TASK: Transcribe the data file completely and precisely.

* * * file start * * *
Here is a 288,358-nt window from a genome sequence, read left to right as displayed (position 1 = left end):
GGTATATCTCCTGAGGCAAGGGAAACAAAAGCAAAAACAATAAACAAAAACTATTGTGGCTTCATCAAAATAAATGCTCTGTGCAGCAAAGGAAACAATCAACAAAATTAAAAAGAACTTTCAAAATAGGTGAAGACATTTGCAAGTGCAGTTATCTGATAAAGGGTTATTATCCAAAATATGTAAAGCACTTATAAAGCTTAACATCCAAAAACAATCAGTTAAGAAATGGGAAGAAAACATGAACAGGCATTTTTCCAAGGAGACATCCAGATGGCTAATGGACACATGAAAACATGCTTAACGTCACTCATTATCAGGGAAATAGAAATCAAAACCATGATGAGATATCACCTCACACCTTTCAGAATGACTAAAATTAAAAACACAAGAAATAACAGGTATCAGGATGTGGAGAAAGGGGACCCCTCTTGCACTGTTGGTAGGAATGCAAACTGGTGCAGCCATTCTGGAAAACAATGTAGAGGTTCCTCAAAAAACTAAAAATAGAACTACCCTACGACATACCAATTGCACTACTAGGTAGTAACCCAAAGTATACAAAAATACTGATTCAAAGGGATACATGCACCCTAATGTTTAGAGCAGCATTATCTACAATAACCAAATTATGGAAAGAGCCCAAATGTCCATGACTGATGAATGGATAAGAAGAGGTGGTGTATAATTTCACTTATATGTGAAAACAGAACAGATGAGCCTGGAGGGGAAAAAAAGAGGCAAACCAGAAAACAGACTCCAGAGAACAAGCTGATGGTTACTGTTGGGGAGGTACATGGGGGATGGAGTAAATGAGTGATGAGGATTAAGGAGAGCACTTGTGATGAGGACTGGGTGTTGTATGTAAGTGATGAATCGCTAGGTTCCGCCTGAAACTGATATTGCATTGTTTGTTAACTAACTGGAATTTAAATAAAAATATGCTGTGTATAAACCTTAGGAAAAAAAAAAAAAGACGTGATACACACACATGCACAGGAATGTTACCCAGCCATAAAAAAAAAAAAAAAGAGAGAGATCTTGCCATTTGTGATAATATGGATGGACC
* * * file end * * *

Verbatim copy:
Here is a 288,358-nt window from a genome sequence, read left to right as displayed (position 1 = left end):
GGTATATCTCCTGAGGCAAGGGAAACAAAAGCAAAAACAATAAACAAAAACTATTGTGGCTTCATCAAAATAAATGCTCTGTGCAGCAAAGGAAACAATCAACAAAATTAAAAAGAACTTTCAAAATAGGTGAAGACATTTGCAAGTGCAGTTATCTGATAAAGGGTTATTATCCAAAATATGTAAAGCACTTATAAAGCTTAACATCCAAAAACAATCAGTTAAGAAATGGGAAGAAAACATGAACAGGCATTTTTCCAAGGAGACATCCAGATGGCTAATGGACACATGAAAACATGCTTAACGTCACTCATTATCAGGGAAATAGAAATCAAAACCATGATGAGATATCACCTCACACCTTTCAGAATGACTAAAATTAAAAACACAAGAAATAACAGGTATCAGGATGTGGAGAAAGGGGACCCCTCTTGCACTGTTGGTAGGAATGCAAACTGGTGCAGCCATTCTGGAAAACAATGTAGAGGTTCCTCAAAAAACTAAAAATAGAACTACCCTACGACATACCAATTGCACTACTAGGTAGTAACCCAAAGTATACAAAAATACTGATTCAAAGGGATACATGCACCCTAATGTTTAGAGCAGCATTATCTACAATAACCAAATTATGGAAAGAGCCCAAATGTCCATGACTGATGAATGGATAAGAAGAGGTGGTGTATAATTTCACTTATATGTGAAAACAGAACAGATGAGCCTGGAGGGGAAAAAAAGAGGCAAACCAGAAAACAGACTCCAGAGAACAAGCTGATGGTTACTGTTGGGGAGGTACATGGGGGATGGAGTAAATGAGTGATGAGGATTAAGGAGAGCACTTGTGATGAGGACTGGGTGTTGTATGTAAGTGATGAATCGCTAGGTTCCGCCTGAAACTGATATTGCATTGTTTGTTAACTAACTGGAATTTAAATAAAAATATGCTGTGTATAAACCTTAGGAAAAAAAAAAAAAGACGTGATACACACACATGCACAGGAATGTTACCCAGCCATAAAAAAAAAAAAAAAGAGAGAGATCTTGCCATTTGTGATAATATGGATGGACC